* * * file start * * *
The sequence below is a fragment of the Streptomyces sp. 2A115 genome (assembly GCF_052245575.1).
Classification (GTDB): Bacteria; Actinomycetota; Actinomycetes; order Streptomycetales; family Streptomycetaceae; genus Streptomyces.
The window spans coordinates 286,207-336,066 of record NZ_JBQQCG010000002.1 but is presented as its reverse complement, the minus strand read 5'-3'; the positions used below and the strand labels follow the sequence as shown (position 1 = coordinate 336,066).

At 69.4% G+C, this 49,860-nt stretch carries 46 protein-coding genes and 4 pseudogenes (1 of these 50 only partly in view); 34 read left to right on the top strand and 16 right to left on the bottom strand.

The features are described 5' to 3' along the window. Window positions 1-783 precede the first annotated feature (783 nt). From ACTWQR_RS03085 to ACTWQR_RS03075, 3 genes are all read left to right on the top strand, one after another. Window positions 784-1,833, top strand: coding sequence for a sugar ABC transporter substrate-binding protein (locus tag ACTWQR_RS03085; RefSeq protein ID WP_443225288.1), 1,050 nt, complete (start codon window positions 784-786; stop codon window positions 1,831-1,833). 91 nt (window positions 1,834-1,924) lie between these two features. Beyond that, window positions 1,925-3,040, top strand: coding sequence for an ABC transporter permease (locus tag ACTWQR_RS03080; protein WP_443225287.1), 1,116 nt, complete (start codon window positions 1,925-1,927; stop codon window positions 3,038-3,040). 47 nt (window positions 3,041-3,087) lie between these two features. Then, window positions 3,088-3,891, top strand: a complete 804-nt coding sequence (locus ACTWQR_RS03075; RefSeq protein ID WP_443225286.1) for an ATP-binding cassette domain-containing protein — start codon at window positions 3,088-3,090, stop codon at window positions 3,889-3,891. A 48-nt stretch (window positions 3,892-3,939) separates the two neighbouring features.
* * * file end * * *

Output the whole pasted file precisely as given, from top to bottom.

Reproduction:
The sequence below is a fragment of the Streptomyces sp. 2A115 genome (assembly GCF_052245575.1).
Classification (GTDB): Bacteria; Actinomycetota; Actinomycetes; order Streptomycetales; family Streptomycetaceae; genus Streptomyces.
The window spans coordinates 286,207-336,066 of record NZ_JBQQCG010000002.1 but is presented as its reverse complement, the minus strand read 5'-3'; the positions used below and the strand labels follow the sequence as shown (position 1 = coordinate 336,066).

At 69.4% G+C, this 49,860-nt stretch carries 46 protein-coding genes and 4 pseudogenes (1 of these 50 only partly in view); 34 read left to right on the top strand and 16 right to left on the bottom strand.

The features are described 5' to 3' along the window. Window positions 1-783 precede the first annotated feature (783 nt). From ACTWQR_RS03085 to ACTWQR_RS03075, 3 genes are all read left to right on the top strand, one after another. Window positions 784-1,833, top strand: coding sequence for a sugar ABC transporter substrate-binding protein (locus tag ACTWQR_RS03085; RefSeq protein ID WP_443225288.1), 1,050 nt, complete (start codon window positions 784-786; stop codon window positions 1,831-1,833). 91 nt (window positions 1,834-1,924) lie between these two features. Beyond that, window positions 1,925-3,040, top strand: coding sequence for an ABC transporter permease (locus tag ACTWQR_RS03080; protein WP_443225287.1), 1,116 nt, complete (start codon window positions 1,925-1,927; stop codon window positions 3,038-3,040). 47 nt (window positions 3,041-3,087) lie between these two features. Then, window positions 3,088-3,891, top strand: a complete 804-nt coding sequence (locus ACTWQR_RS03075; RefSeq protein ID WP_443225286.1) for an ATP-binding cassette domain-containing protein — start codon at window positions 3,088-3,090, stop codon at window positions 3,889-3,891. A 48-nt stretch (window positions 3,892-3,939) separates the two neighbouring features.